Guyanese Hospitality- The Best in the World?

Boy did the shit hit the fan!

Once I’d left my little dream party island I got a huge reality check as a ‘Welcome back to solo travelling’.

I already told you about Erick, and as much as I knew it was a stupid thing to do (after), it still wasn’t the worst thing to happen. I think I like leaving myself in ridiculously precarious predicaments somehow. I flew from Panama to Guyana, South America to meet up with some friends I hadn’t seen since my last visit a few years before and nearly didn’t even clear immigration- I had $10US in my pocket and that was it. With a bit of tactful bending of the truth I’m granted my 30day visitors visa but even the immigration officer was sceptical and told me to watch myself and be careful.

I thought she meant me!

I’d already been helping a ‘friend’ of mine out there. She was struggling to get by herself so I’d been sending her some money to help out, just little bits here and there, but the exchange rate meant she was getting a better deal. I even helped her to sort out an apartment to live in because I was meant to be staying there once I’d finished travelling Central America. Only when I finally land in GT (Georgetown) there’s no apartment. She told me something about the floors being finished, only a few days and we’re ready to move in. So I’m now in a new country with no way of supporting myself (yet) and have nowhere to stay for my first few nights- I’m sure I can rough it, at least it’s warm here.

The first night I’m sleeping on a friend of a friends floor but that’s only for the one night she explains. So the next day I’m committed to sorting my situation out, not that it got me very far- luckily I remembered Couchsurfing. I send a message to one guy on the site, Mark, explaining my situation and ask to stay for a few days while the apartment is finished and he was so quick with a response. He told me that he wasn’t even in Guyana until my last night at his but I was welcome to stay at his place for the time specified if I saw his neighbour for the key. What a legend! He was a great guy as well, well kept place, lots of certificates on the wall for commendations and community work, things like that.

With accomodation sorted I needed to move onto the next phase: money. This was going to prove to be a little more difficult because now I’d gone off to this apartment I was cut off. No local phone, no internet, it was a little way out of town and too far to walk in the heat so I’m left to my own devices for a couple days trying to figure out everything at once.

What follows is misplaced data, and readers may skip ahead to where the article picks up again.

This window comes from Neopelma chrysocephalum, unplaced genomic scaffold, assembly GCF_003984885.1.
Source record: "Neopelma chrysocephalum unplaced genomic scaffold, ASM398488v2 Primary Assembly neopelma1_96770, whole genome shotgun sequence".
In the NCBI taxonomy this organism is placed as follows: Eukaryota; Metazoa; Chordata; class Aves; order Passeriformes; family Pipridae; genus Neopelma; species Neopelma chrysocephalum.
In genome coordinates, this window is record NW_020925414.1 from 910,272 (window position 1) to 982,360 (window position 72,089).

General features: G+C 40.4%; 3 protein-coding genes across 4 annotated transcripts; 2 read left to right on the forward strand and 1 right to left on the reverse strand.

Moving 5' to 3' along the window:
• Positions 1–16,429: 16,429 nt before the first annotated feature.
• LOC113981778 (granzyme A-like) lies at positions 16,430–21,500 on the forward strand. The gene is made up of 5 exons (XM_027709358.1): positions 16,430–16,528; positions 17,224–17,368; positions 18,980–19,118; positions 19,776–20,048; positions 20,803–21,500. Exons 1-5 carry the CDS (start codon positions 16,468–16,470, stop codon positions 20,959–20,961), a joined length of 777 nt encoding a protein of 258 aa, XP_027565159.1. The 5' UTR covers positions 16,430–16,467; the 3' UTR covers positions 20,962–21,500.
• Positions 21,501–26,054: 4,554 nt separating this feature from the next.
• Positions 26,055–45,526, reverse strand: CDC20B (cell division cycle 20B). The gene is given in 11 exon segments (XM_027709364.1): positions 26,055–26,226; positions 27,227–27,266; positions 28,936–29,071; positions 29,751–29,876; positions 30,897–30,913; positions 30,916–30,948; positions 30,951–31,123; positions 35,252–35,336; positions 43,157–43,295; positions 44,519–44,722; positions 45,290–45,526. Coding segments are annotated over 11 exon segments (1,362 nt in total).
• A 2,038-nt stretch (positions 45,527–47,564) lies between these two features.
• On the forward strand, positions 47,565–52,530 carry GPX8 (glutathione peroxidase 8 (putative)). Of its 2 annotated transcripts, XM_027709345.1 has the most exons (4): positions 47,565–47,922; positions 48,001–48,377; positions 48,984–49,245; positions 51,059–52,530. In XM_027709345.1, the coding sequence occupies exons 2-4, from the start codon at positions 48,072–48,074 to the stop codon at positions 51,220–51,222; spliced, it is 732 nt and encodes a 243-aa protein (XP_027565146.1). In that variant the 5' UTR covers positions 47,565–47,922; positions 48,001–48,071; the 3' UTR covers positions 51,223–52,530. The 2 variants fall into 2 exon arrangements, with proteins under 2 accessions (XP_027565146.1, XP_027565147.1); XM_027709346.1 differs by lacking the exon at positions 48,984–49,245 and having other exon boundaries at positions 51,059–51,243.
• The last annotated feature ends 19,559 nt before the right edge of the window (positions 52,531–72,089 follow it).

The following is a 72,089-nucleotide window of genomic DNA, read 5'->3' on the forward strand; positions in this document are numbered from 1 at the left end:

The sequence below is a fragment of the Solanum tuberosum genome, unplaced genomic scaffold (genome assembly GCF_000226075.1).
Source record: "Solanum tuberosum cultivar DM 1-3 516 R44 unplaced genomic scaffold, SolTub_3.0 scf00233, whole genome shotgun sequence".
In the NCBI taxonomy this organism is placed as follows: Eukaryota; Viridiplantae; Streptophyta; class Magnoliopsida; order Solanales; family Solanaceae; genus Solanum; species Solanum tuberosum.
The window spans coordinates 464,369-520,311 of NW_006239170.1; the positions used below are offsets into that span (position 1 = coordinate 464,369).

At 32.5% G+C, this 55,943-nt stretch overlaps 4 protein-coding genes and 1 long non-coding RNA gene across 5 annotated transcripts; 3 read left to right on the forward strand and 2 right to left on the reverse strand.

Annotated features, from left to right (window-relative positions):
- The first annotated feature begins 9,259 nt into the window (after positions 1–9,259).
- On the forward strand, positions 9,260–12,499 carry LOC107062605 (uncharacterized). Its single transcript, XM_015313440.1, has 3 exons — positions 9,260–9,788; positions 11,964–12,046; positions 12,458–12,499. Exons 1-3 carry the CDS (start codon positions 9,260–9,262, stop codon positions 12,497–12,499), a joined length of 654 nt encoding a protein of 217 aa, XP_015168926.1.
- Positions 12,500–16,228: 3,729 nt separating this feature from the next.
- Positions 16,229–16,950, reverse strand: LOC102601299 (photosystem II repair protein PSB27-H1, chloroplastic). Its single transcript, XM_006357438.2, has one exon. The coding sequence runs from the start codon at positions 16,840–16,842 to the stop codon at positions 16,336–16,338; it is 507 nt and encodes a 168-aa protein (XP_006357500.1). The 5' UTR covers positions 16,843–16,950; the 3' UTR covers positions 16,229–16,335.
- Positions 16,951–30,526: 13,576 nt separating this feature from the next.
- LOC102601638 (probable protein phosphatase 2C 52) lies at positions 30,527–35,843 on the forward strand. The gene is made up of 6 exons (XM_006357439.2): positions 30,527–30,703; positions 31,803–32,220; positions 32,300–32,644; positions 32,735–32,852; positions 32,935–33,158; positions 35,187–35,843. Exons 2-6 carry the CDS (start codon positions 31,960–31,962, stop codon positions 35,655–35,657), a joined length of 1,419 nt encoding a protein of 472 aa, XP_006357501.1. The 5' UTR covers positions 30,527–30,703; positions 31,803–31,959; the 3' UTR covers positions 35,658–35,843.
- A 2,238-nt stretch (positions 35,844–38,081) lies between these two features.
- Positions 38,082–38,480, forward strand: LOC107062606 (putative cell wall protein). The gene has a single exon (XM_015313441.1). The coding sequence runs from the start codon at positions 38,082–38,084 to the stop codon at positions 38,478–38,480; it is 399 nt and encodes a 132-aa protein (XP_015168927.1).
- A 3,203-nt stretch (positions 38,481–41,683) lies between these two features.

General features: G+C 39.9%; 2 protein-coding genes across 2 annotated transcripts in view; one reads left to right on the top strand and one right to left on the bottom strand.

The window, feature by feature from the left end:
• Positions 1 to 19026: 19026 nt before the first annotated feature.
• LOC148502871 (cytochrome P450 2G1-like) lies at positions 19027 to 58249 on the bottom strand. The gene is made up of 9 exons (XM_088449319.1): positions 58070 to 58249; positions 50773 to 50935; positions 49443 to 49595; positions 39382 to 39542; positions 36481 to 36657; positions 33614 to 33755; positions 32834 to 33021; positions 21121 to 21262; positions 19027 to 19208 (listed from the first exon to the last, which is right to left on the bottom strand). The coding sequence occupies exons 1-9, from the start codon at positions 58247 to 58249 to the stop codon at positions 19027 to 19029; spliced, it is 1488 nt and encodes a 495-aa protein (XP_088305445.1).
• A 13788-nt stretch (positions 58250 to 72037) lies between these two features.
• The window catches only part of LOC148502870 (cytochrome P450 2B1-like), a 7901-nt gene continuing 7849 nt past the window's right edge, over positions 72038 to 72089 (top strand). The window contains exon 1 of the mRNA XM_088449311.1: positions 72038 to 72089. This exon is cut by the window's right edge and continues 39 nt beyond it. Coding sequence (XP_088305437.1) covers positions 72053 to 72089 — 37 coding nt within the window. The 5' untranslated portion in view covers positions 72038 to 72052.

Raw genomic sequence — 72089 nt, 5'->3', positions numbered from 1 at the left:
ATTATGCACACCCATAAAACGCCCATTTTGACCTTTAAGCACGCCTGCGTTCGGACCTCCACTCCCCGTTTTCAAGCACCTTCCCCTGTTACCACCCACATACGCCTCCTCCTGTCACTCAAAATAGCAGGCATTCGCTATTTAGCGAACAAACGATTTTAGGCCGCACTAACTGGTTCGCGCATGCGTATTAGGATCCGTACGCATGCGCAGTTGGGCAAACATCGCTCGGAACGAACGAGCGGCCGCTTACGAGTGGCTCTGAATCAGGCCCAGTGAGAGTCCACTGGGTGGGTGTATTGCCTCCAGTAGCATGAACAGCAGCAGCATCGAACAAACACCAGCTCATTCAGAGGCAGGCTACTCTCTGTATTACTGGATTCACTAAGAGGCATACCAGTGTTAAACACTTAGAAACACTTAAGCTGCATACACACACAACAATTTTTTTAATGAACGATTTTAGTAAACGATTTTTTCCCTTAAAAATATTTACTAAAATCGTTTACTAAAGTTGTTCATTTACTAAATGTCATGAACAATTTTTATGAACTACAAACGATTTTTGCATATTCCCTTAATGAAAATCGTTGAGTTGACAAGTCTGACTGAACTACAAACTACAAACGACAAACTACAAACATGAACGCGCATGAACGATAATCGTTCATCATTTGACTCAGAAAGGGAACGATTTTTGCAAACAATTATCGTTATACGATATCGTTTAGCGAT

Adapting to a new country, climate, culture, diet, dialect, it was a bit much for me all on my own- but this was the experience!

A different friend of mine had been asking a few people already about some work for me and had lined up some work at a carwash. By the time we got in contact with each other a few days later he told me I started yesterday- I started the next day at least and was getting cash in my pocket each night to buy food and water, plus I was being fed lunch at work by the owners family. From my apartment in the town called Better Hope it was a 40minute walk to work along a fairly straightforward route, although it was more like trying to walk along a motorway, especially at night!

Now carwashing may be simple enough, but doing it for 10-11hrs a day when you’re not acclimatised to a country really takes it out of you and even being given simple instructions can get hard when you don’t understand the person talking to you at first. I at least learned a little about Guyanese life already- it’s hard! Within 2 days I was so badly sunburnt the skin on my feet had swollen, turned purple and blistered. Not that I let that stop me from carrying on; resting meant starving and I wasn’t gonna let myself do that.

After working at the car wash for a few days my time at the apartment in Better Hope had run out so I chase up my friend about the apartment yet again. Only this time she’s acting funny and gives me some more excuses about the bathroom and lighting. I push a little harder and start to get attitude instead- I tell her just to get my money back and I’ll sort myself out somehow. This is when I found out she’d already spent my money and there was no apartment.

I’m back to square one. 

Talking about my situation again at work proved to be quite helpful though, the boss and one of the kids I worked with, Ryan, had gotten involved and were trying to find a place for me. By the end of the night I still had no definite answer and was feeling pretty lost again, the boss offered me a ride back to the apartment to pack my things up at least. While I was there I got a phone call from Ryan and he told me to come to his place. The boss drives me there and I get to meet with Ryans family. Potentially, they’re going to let me stay by them until I can get myself sorted.

I explain everything to them, in detail, and was so grateful they agreed to let me stay. I need to share a room with Ryan but that was hardly a problem- I’d already spent the last few weeks in and out of different dorm rooms and backpackers with different people, plus sharing a room with 1 person was much better than being left with absolutely nothing. I try to offer them a little of the money I have but they politely decline it and say we’ll sort something out when I’m in a better position.

It’s taken just over a full week of quite literally living on the kindness of strangers but I finally have a home, and for now… it’s free.

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